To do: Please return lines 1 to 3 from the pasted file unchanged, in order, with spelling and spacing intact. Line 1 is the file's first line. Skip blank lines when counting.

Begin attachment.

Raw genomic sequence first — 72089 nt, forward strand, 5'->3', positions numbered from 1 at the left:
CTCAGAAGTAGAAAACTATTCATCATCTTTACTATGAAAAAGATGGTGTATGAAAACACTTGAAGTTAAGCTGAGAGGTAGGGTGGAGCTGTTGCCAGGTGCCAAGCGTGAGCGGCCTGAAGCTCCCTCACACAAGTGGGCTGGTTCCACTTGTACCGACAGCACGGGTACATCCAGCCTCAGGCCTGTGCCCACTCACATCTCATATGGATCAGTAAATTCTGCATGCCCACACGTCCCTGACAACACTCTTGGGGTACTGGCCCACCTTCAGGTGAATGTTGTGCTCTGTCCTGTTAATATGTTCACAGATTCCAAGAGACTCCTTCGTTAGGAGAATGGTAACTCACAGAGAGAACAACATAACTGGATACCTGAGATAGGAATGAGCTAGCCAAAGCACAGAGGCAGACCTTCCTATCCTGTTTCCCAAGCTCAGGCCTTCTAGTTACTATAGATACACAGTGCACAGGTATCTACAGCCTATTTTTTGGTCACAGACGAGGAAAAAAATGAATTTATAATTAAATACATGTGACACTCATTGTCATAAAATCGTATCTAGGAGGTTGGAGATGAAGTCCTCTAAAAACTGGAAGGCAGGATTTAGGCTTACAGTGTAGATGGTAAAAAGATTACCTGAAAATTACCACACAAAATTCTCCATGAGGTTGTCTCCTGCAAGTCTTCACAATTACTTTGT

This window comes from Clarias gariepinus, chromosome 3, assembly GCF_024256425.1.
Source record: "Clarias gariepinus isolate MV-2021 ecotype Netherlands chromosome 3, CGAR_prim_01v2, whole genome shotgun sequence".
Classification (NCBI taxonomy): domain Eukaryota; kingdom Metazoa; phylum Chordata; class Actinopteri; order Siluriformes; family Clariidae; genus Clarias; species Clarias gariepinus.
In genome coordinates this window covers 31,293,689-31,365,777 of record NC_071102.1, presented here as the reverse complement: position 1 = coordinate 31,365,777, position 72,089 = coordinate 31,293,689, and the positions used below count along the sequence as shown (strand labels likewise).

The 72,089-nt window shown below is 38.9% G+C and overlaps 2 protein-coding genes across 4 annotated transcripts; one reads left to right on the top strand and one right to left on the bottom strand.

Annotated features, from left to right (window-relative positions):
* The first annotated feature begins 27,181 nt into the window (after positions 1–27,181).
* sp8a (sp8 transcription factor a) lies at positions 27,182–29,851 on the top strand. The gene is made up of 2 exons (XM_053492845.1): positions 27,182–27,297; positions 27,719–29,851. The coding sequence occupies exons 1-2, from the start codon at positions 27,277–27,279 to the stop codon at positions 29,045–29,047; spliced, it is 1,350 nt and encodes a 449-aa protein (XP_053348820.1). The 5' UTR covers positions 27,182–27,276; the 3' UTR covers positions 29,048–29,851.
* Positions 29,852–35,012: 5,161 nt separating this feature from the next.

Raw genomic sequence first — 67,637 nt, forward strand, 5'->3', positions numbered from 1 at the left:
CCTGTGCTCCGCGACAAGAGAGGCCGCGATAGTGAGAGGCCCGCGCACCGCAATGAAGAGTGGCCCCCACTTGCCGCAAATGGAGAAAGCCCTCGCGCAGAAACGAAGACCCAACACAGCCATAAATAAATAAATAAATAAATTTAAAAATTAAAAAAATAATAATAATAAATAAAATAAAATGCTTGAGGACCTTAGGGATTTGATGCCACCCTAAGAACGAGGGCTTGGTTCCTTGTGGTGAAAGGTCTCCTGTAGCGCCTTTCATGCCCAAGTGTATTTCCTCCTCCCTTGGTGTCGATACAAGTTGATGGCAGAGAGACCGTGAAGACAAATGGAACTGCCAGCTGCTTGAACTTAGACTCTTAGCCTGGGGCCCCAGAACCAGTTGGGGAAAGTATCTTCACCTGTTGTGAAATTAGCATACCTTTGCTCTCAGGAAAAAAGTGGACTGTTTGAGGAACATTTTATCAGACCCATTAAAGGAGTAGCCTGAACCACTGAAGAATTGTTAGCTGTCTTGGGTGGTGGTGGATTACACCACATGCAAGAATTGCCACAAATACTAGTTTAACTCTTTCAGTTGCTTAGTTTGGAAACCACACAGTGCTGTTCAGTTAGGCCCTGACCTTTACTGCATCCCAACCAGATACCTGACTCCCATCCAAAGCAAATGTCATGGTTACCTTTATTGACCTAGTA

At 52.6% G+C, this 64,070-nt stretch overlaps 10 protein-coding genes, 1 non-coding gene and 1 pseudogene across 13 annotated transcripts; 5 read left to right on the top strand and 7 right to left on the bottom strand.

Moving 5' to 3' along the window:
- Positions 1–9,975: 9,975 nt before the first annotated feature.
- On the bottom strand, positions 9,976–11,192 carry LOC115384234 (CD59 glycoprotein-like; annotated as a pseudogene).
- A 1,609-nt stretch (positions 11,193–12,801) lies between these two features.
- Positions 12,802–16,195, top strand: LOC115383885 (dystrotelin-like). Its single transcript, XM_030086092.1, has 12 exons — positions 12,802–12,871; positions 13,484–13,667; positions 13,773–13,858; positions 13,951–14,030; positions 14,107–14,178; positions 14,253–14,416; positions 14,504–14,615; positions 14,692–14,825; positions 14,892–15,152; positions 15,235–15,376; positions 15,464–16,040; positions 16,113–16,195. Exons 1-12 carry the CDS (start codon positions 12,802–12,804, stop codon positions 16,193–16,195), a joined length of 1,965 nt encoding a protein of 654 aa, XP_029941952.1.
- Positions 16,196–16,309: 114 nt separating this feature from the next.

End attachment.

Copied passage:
Raw genomic sequence first — 72089 nt, forward strand, 5'->3', positions numbered from 1 at the left:
CTCAGAAGTAGAAAACTATTCATCATCTTTACTATGAAAAAGATGGTGTATGAAAACACTTGAAGTTAAGCTGAGAGGTAGGGTGGAGCTGTTGCCAGGTGCCAAGCGTGAGCGGCCTGAAGCTCCCTCACACAAGTGGGCTGGTTCCACTTGTACCGACAGCACGGGTACATCCAGCCTCAGGCCTGTGCCCACTCACATCTCATATGGATCAGTAAATTCTGCATGCCCACACGTCCCTGACAACACTCTTGGGGTACTGGCCCACCTTCAGGTGAATGTTGTGCTCTGTCCTGTTAATATGTTCACAGATTCCAAGAGACTCCTTCGTTAGGAGAATGGTAACTCACAGAGAGAACAACATAACTGGATACCTGAGATAGGAATGAGCTAGCCAAAGCACAGAGGCAGACCTTCCTATCCTGTTTCCCAAGCTCAGGCCTTCTAGTTACTATAGATACACAGTGCACAGGTATCTACAGCCTATTTTTTGGTCACAGACGAGGAAAAAAATGAATTTATAATTAAATACATGTGACACTCATTGTCATAAAATCGTATCTAGGAGGTTGGAGATGAAGTCCTCTAAAAACTGGAAGGCAGGATTTAGGCTTACAGTGTAGATGGTAAAAAGATTACCTGAAAATTACCACACAAAATTCTCCATGAGGTTGTCTCCTGCAAGTCTTCACAATTACTTTGT

This window comes from Clarias gariepinus, chromosome 3, assembly GCF_024256425.1.